In case you’re wondering what disgraced comedy legend Bill Cosby is thankful for this Thanksgiving, his gratitude list does not contain any hint or morsel of remorse.

Cosby, speaking on the phone with National Newspaper Publishers Association’s BlackPressUSA.com in his first major interview from behind bars in a Pennsylvania state penitentiary, said he expects to serve his full prison sentence of 3-8 years, handed down following his rape conviction in September 2018.

“I have eight years and nine months left,” Cosby stated. “When I come up for parole, they’re not going to hear me say that I have remorse. I was there. I don’t care what group of people come along and talk about this when they weren’t there. They don’t know.”

He said his trials were a sham, unjust and not fair.

“It’s all a set up. That whole jury thing. They were imposters,” Cosby stated.

Cosby initially avoided conviction by paying off Andrea Constand’s civil lawsuit. Years later, when upward of 60 other women accused the comedian and actor of drugging them before sexually assaulting them, Constand came forward with a criminal complaint. The first trial ended in a hung jury. Cosby told BlackPressUSA that a potential juror for the second trial overheard one of his actual jurors already ready to convict him before his new trial. Hence, his belief he was set up.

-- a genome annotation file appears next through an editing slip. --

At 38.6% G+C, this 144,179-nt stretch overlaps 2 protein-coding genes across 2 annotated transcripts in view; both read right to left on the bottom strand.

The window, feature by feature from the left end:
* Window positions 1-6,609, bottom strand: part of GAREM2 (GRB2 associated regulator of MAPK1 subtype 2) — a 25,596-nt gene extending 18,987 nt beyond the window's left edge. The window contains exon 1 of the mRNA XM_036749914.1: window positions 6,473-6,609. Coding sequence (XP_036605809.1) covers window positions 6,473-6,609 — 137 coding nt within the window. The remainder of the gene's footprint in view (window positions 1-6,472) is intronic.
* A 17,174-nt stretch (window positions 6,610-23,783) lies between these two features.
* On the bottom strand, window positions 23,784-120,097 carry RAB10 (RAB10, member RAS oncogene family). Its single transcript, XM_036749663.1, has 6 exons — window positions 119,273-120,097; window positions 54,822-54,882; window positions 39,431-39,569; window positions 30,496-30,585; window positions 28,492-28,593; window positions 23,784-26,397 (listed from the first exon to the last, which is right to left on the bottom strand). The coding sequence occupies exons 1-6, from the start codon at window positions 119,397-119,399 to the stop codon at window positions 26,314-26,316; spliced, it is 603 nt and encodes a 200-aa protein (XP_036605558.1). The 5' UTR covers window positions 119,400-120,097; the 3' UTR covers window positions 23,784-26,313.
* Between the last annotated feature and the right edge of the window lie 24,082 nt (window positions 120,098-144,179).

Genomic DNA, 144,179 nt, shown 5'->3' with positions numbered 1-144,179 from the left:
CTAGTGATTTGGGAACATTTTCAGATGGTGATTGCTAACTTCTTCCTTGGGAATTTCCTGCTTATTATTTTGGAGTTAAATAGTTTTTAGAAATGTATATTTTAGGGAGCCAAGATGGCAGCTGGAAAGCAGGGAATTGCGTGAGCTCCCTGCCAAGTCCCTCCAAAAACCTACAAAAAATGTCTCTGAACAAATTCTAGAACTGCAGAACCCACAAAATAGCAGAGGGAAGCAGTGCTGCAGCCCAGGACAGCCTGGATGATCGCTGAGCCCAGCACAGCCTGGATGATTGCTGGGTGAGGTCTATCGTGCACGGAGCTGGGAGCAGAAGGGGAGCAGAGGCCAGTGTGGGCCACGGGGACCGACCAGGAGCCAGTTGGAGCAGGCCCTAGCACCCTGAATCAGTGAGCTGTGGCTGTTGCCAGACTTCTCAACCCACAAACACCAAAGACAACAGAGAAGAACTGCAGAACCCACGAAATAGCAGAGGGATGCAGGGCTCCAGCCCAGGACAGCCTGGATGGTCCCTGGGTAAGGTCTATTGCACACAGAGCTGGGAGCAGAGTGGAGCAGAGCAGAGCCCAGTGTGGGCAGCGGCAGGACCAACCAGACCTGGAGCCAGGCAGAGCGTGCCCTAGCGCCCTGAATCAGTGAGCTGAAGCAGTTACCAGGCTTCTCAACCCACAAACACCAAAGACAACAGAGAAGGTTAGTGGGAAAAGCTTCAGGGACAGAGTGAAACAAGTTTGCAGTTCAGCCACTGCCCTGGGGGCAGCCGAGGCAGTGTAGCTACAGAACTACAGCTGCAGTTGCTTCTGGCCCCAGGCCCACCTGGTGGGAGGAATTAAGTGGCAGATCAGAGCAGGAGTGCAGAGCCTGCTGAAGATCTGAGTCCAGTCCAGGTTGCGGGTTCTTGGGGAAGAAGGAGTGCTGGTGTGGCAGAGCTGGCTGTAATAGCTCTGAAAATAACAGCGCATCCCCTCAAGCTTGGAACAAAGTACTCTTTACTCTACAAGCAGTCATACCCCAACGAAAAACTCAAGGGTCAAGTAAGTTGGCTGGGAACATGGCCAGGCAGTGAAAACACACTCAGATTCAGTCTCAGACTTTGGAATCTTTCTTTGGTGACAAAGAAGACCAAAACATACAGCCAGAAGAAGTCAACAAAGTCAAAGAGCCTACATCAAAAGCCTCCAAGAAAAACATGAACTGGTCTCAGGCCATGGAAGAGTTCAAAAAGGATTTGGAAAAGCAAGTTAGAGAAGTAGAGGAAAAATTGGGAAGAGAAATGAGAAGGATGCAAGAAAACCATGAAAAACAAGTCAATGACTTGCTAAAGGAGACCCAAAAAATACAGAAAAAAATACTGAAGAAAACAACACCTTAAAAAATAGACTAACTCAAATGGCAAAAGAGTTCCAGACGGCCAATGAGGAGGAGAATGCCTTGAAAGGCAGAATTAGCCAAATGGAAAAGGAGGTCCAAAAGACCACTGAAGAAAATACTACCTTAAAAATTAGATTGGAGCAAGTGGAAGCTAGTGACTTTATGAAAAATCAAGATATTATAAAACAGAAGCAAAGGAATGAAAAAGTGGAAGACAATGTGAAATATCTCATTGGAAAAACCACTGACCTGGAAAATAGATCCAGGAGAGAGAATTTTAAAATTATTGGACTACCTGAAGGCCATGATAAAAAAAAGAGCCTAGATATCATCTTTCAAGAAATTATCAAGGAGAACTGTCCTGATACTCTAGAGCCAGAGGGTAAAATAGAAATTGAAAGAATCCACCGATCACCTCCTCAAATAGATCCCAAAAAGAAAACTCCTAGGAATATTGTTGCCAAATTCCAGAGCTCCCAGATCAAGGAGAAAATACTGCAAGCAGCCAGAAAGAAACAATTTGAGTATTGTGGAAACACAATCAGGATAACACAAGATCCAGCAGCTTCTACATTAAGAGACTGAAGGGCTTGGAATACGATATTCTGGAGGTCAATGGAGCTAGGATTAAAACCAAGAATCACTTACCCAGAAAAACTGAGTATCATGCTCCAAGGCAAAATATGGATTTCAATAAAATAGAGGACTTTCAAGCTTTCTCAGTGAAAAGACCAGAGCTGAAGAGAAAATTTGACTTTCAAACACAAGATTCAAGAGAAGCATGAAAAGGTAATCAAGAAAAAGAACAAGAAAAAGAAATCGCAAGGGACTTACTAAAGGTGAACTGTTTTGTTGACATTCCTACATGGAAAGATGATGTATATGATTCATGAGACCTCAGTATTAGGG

He further believes he’s a political prisoner, rather than a serial rapist.

“Sixty-five years from now, they will be quoting what you’ve written about your fellow journalists. [Wyatt] has information on how these people have rejected the truth. You have the information too because you were in that courtroom,” he told BlackPressUSA. “I’m a privileged man. You talk to [NNPA President and CEO] Dr. Benjamin F. Chavis, Jr., and he will tell you that there is a history of Black political imprisonment in America, and it’s repeating itself in some kind of way.”

The publication also talked to some of Cosby’s fellow inmates, who have heard him speak at weekly gatherings of SCI-Phoenix’s “Mann Up” reform program.